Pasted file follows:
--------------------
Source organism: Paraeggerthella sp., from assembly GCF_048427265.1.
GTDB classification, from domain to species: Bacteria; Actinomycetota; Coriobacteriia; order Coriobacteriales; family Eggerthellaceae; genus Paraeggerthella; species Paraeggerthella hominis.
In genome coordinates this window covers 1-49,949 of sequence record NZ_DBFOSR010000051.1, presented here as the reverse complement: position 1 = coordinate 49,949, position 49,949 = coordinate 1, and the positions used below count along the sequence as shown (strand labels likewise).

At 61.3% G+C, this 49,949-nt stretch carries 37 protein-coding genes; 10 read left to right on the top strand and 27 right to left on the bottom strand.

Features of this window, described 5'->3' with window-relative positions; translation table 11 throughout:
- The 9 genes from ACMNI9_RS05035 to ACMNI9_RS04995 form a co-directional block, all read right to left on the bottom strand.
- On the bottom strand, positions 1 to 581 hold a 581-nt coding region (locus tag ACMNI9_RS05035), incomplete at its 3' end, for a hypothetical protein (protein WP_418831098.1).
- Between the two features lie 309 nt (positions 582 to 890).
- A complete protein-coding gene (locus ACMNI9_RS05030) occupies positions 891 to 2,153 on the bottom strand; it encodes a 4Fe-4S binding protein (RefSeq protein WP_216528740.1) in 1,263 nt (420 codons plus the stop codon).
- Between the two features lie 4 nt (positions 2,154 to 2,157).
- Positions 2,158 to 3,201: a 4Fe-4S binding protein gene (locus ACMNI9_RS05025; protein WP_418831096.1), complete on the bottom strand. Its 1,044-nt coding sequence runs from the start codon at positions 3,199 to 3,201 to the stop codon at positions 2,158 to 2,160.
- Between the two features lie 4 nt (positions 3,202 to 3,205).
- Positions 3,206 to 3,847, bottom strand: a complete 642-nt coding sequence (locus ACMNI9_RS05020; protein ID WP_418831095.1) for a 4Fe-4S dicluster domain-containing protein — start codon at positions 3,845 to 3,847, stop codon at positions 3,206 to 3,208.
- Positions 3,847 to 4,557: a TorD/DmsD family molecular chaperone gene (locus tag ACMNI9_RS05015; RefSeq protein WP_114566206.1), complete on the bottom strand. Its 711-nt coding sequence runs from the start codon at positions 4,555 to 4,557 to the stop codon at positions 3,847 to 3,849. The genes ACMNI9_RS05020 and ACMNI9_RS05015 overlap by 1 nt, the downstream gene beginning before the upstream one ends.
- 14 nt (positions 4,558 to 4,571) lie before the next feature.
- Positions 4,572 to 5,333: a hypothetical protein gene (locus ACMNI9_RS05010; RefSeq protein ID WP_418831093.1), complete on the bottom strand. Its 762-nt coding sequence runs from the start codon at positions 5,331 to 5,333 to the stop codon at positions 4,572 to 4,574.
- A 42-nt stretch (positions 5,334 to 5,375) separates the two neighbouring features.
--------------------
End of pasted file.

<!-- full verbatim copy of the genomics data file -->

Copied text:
Source organism: Paraeggerthella sp., from assembly GCF_048427265.1.
GTDB classification, from domain to species: Bacteria; Actinomycetota; Coriobacteriia; order Coriobacteriales; family Eggerthellaceae; genus Paraeggerthella; species Paraeggerthella hominis.
In genome coordinates this window covers 1-49,949 of sequence record NZ_DBFOSR010000051.1, presented here as the reverse complement: position 1 = coordinate 49,949, position 49,949 = coordinate 1, and the positions used below count along the sequence as shown (strand labels likewise).

At 61.3% G+C, this 49,949-nt stretch carries 37 protein-coding genes; 10 read left to right on the top strand and 27 right to left on the bottom strand.

Features of this window, described 5'->3' with window-relative positions; translation table 11 throughout:
- The 9 genes from ACMNI9_RS05035 to ACMNI9_RS04995 form a co-directional block, all read right to left on the bottom strand.
- On the bottom strand, positions 1 to 581 hold a 581-nt coding region (locus tag ACMNI9_RS05035), incomplete at its 3' end, for a hypothetical protein (protein WP_418831098.1).
- Between the two features lie 309 nt (positions 582 to 890).
- A complete protein-coding gene (locus ACMNI9_RS05030) occupies positions 891 to 2,153 on the bottom strand; it encodes a 4Fe-4S binding protein (RefSeq protein WP_216528740.1) in 1,263 nt (420 codons plus the stop codon).
- Between the two features lie 4 nt (positions 2,154 to 2,157).
- Positions 2,158 to 3,201: a 4Fe-4S binding protein gene (locus ACMNI9_RS05025; protein WP_418831096.1), complete on the bottom strand. Its 1,044-nt coding sequence runs from the start codon at positions 3,199 to 3,201 to the stop codon at positions 2,158 to 2,160.
- Between the two features lie 4 nt (positions 3,202 to 3,205).
- Positions 3,206 to 3,847, bottom strand: a complete 642-nt coding sequence (locus ACMNI9_RS05020; protein ID WP_418831095.1) for a 4Fe-4S dicluster domain-containing protein — start codon at positions 3,845 to 3,847, stop codon at positions 3,206 to 3,208.
- Positions 3,847 to 4,557: a TorD/DmsD family molecular chaperone gene (locus tag ACMNI9_RS05015; RefSeq protein WP_114566206.1), complete on the bottom strand. Its 711-nt coding sequence runs from the start codon at positions 4,555 to 4,557 to the stop codon at positions 3,847 to 3,849. The genes ACMNI9_RS05020 and ACMNI9_RS05015 overlap by 1 nt, the downstream gene beginning before the upstream one ends.
- 14 nt (positions 4,558 to 4,571) lie before the next feature.
- Positions 4,572 to 5,333: a hypothetical protein gene (locus ACMNI9_RS05010; RefSeq protein ID WP_418831093.1), complete on the bottom strand. Its 762-nt coding sequence runs from the start codon at positions 5,331 to 5,333 to the stop codon at positions 4,572 to 4,574.
- A 42-nt stretch (positions 5,334 to 5,375) separates the two neighbouring features.